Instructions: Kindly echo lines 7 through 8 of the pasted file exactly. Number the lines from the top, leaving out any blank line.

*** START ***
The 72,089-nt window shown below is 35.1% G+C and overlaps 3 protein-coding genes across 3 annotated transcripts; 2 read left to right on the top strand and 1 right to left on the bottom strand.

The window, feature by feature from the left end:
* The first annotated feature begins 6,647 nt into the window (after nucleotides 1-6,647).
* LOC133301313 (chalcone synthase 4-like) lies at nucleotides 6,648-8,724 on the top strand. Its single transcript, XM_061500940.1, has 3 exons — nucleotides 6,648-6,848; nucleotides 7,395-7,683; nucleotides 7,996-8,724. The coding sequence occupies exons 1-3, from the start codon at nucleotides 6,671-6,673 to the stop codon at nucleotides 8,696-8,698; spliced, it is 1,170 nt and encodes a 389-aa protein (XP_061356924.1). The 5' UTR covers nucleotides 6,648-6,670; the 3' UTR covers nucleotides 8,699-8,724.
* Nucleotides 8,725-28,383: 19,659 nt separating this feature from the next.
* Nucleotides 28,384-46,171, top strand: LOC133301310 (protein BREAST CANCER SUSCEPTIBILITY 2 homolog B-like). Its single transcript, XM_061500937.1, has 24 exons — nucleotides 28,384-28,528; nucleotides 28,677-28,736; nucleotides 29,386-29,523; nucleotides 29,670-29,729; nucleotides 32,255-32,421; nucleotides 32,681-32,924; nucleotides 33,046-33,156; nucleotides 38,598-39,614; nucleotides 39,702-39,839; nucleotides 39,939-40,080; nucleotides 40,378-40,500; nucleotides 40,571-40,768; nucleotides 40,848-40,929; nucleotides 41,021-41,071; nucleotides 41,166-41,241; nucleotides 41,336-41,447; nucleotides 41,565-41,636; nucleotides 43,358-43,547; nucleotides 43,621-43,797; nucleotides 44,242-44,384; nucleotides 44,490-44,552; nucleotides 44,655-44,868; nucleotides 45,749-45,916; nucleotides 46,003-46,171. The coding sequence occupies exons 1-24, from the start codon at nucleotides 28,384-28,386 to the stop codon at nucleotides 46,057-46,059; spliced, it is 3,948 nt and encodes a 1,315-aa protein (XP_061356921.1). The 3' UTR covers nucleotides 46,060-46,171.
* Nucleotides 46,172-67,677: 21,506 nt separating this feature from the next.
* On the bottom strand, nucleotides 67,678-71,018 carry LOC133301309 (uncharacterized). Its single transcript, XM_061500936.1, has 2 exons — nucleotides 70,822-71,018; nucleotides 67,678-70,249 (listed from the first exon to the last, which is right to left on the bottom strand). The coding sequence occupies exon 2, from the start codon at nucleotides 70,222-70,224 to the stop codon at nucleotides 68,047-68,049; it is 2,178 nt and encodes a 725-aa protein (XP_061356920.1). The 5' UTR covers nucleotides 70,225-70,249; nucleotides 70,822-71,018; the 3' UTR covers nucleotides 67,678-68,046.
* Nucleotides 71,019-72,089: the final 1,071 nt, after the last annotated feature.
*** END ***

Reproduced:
* Nucleotides 46,172-67,677: 21,506 nt separating this feature from the next.
* On the bottom strand, nucleotides 67,678-71,018 carry LOC133301309 (uncharacterized). Its single transcript, XM_061500936.1, has 2 exons — nucleotides 70,822-71,018; nucleotides 67,678-70,249 (listed from the first exon to the last, which is right to left on the bottom strand). The coding sequence occupies exon 2, from the start codon at nucleotides 70,222-70,224 to the stop codon at nucleotides 68,047-68,049; it is 2,178 nt and encodes a 725-aa protein (XP_061356920.1). The 5' UTR covers nucleotides 70,225-70,249; nucleotides 70,822-71,018; the 3' UTR covers nucleotides 67,678-68,046.